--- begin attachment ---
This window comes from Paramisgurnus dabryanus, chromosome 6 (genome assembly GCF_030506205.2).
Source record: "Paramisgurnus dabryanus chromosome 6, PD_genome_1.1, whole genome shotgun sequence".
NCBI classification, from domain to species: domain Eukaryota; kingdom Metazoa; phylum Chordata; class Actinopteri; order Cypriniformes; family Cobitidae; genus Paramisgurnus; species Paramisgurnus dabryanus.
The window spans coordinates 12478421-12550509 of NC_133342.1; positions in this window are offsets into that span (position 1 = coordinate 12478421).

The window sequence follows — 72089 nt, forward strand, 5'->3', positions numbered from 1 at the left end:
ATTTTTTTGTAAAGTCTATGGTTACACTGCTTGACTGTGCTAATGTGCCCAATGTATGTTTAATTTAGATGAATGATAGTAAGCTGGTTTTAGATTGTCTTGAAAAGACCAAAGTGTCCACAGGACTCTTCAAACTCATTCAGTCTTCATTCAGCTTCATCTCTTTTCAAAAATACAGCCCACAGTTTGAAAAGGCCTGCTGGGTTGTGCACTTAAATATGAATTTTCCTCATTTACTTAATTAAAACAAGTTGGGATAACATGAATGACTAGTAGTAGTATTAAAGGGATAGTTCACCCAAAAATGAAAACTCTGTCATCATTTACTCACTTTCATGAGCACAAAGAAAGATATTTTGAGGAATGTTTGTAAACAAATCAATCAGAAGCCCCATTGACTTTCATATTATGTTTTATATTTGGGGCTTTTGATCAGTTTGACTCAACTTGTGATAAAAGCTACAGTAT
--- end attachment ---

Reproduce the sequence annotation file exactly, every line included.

This window comes from Paramisgurnus dabryanus, chromosome 6 (genome assembly GCF_030506205.2).
Source record: "Paramisgurnus dabryanus chromosome 6, PD_genome_1.1, whole genome shotgun sequence".
NCBI classification, from domain to species: domain Eukaryota; kingdom Metazoa; phylum Chordata; class Actinopteri; order Cypriniformes; family Cobitidae; genus Paramisgurnus; species Paramisgurnus dabryanus.
The window spans coordinates 12478421-12550509 of NC_133342.1; positions in this window are offsets into that span (position 1 = coordinate 12478421).

The window sequence follows — 72089 nt, forward strand, 5'->3', positions numbered from 1 at the left end:
ATTTTTTTGTAAAGTCTATGGTTACACTGCTTGACTGTGCTAATGTGCCCAATGTATGTTTAATTTAGATGAATGATAGTAAGCTGGTTTTAGATTGTCTTGAAAAGACCAAAGTGTCCACAGGACTCTTCAAACTCATTCAGTCTTCATTCAGCTTCATCTCTTTTCAAAAATACAGCCCACAGTTTGAAAAGGCCTGCTGGGTTGTGCACTTAAATATGAATTTTCCTCATTTACTTAATTAAAACAAGTTGGGATAACATGAATGACTAGTAGTAGTATTAAAGGGATAGTTCACCCAAAAATGAAAACTCTGTCATCATTTACTCACTTTCATGAGCACAAAGAAAGATATTTTGAGGAATGTTTGTAAACAAATCAATCAGAAGCCCCATTGACTTTCATATTATGTTTTATATTTGGGGCTTTTGATCAGTTTGACTCAACTTGTGATAAAAGCTACAGTAT